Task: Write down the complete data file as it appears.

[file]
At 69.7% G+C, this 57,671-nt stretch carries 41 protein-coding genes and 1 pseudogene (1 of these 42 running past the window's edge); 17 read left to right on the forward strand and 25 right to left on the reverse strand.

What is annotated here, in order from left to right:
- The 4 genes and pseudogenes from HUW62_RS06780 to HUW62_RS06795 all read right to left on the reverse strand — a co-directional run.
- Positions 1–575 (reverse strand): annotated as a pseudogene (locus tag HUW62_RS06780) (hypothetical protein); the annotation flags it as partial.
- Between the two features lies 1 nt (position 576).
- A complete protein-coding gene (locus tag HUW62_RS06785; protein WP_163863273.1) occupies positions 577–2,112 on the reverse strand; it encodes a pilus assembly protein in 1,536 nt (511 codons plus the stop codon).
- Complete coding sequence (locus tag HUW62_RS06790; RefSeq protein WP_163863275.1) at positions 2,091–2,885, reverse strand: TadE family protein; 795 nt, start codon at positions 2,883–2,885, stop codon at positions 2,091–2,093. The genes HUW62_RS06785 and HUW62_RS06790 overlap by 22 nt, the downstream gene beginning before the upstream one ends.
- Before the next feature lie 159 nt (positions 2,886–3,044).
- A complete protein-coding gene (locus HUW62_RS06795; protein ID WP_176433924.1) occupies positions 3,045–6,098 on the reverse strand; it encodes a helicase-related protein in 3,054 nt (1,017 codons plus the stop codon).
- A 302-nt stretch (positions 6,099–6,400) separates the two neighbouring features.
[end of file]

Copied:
At 69.7% G+C, this 57,671-nt stretch carries 41 protein-coding genes and 1 pseudogene (1 of these 42 running past the window's edge); 17 read left to right on the forward strand and 25 right to left on the reverse strand.

What is annotated here, in order from left to right:
- The 4 genes and pseudogenes from HUW62_RS06780 to HUW62_RS06795 all read right to left on the reverse strand — a co-directional run.
- Positions 1–575 (reverse strand): annotated as a pseudogene (locus tag HUW62_RS06780) (hypothetical protein); the annotation flags it as partial.
- Between the two features lies 1 nt (position 576).
- A complete protein-coding gene (locus tag HUW62_RS06785; protein WP_163863273.1) occupies positions 577–2,112 on the reverse strand; it encodes a pilus assembly protein in 1,536 nt (511 codons plus the stop codon).
- Complete coding sequence (locus tag HUW62_RS06790; RefSeq protein WP_163863275.1) at positions 2,091–2,885, reverse strand: TadE family protein; 795 nt, start codon at positions 2,883–2,885, stop codon at positions 2,091–2,093. The genes HUW62_RS06785 and HUW62_RS06790 overlap by 22 nt, the downstream gene beginning before the upstream one ends.
- Before the next feature lie 159 nt (positions 2,886–3,044).
- A complete protein-coding gene (locus HUW62_RS06795; protein ID WP_176433924.1) occupies positions 3,045–6,098 on the reverse strand; it encodes a helicase-related protein in 3,054 nt (1,017 codons plus the stop codon).
- A 302-nt stretch (positions 6,099–6,400) separates the two neighbouring features.